At the hotel/monastary, we were shown around: it’s a bit of a sprawling place, and our room, the lavatories, the sinks the kitchen and the showers are all in different wings. Our room was actually nearly as large as the one in Kamikochi, but was one of several rooms in a row facing out onto the central garden, with only paper shoji doors in between them. Obviously loud athletic sex was not to be on the menu for tonight. This being Japan, there was even a wifi signal to be found in the room, although it was weirdly intermittent and seemed to maybe be coming from a neighbor — the hotel’s actual wifi only covered the nonresidential bits.

Tommy was kind enough to provide a “gourmet guide to Takayama”, which listed every restaurant in the city by type, as well as noting whether they took credit cards or had an English menu. After two straight days of kaiseki cuisine at the lodge in Kamikochi, we were both up for something a little more straightforward, so we found an izakaya called Murasaki, and as it happened Takayama is small enough that the tourist map is almost entirely accurate, and when we found ourselves on the street that we thought Murasaki was supposed to be on, a bemused sushi barman let us know that we were one street off. Only a single street off! Progress!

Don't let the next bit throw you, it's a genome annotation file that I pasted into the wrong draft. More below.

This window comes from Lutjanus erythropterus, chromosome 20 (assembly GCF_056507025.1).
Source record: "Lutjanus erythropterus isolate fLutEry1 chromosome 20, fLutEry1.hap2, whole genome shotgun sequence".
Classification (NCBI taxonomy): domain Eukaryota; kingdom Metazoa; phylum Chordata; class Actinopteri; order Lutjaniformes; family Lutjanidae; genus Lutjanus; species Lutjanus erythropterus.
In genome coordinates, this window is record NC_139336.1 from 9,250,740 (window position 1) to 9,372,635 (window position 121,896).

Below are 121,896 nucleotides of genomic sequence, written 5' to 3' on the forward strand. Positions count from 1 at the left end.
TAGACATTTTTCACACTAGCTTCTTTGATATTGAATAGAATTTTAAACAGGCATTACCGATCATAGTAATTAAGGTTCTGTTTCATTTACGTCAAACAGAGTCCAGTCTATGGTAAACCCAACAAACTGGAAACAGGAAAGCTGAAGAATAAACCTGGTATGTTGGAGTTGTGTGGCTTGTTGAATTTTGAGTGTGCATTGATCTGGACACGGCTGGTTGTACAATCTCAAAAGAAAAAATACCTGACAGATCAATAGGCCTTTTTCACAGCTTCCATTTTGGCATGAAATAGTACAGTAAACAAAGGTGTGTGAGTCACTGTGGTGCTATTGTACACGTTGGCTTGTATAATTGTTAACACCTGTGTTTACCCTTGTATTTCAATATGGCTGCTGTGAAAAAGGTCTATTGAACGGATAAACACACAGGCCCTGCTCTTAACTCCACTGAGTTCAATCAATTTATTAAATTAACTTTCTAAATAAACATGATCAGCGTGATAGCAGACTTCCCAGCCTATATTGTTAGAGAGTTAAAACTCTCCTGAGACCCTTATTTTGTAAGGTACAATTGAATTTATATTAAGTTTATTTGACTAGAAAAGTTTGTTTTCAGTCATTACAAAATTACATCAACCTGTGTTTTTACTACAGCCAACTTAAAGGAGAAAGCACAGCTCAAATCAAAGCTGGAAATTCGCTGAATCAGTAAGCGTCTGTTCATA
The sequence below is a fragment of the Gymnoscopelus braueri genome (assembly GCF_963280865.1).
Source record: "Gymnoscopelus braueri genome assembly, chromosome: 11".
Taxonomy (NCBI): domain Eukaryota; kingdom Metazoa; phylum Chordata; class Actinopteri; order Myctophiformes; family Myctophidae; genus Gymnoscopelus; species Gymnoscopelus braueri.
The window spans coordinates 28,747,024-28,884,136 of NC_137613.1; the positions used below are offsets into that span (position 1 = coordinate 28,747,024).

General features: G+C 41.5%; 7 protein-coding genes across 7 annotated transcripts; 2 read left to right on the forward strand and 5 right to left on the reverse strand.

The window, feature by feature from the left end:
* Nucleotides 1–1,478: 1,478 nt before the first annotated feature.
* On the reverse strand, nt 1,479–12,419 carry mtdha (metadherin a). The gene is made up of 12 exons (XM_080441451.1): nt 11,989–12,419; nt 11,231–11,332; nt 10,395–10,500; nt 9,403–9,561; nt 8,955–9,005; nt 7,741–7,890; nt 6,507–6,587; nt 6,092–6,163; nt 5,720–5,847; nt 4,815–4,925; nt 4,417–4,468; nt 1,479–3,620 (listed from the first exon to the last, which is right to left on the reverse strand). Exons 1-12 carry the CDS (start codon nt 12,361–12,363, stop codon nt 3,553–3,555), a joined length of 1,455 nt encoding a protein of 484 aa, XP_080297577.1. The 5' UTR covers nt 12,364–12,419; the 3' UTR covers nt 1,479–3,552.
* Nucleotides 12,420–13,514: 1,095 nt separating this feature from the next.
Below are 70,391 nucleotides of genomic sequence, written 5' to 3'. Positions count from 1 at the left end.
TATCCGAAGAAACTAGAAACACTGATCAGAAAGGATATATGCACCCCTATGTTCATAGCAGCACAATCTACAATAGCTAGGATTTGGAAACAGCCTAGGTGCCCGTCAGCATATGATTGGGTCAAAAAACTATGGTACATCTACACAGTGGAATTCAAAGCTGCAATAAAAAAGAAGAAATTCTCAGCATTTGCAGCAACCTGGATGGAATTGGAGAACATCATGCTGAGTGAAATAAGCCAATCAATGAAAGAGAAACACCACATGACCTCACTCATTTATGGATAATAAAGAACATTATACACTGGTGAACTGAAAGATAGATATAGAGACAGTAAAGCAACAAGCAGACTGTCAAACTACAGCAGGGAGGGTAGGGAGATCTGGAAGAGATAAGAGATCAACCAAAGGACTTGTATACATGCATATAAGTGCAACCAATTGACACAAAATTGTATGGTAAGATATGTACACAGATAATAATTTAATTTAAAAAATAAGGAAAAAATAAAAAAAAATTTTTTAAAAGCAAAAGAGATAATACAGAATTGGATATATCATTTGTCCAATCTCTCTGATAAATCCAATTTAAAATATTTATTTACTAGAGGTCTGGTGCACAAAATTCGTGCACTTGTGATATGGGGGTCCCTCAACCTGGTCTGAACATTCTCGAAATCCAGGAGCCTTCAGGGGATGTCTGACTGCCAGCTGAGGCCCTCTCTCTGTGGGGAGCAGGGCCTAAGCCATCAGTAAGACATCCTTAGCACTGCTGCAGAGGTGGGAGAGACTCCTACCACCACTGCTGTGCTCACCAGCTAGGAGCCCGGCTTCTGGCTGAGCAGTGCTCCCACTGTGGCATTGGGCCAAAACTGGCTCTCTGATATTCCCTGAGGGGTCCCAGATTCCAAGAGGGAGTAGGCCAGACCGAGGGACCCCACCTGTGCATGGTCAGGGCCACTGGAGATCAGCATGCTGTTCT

Murasaki turned out to be a pretty active local watering hole, and if you’re ever in the area, I recommend it without hesistation. The English menu was simply the Japanese menu with english names on white stickers over the Japanese ones, so the whole gamut was available to us, and everything we had was great. Their gyoza may have been the best that I’ve ever had: scallion-laden on the inside, crunchy on the bottom and soft on the top. We went through two 180ml bottles of what turned out to be really excellent local sake (Takayama has several breweries and is noted for the stuff), and after settling our bill did a small, slighly tipsy wander through downtown Takayama before returning home.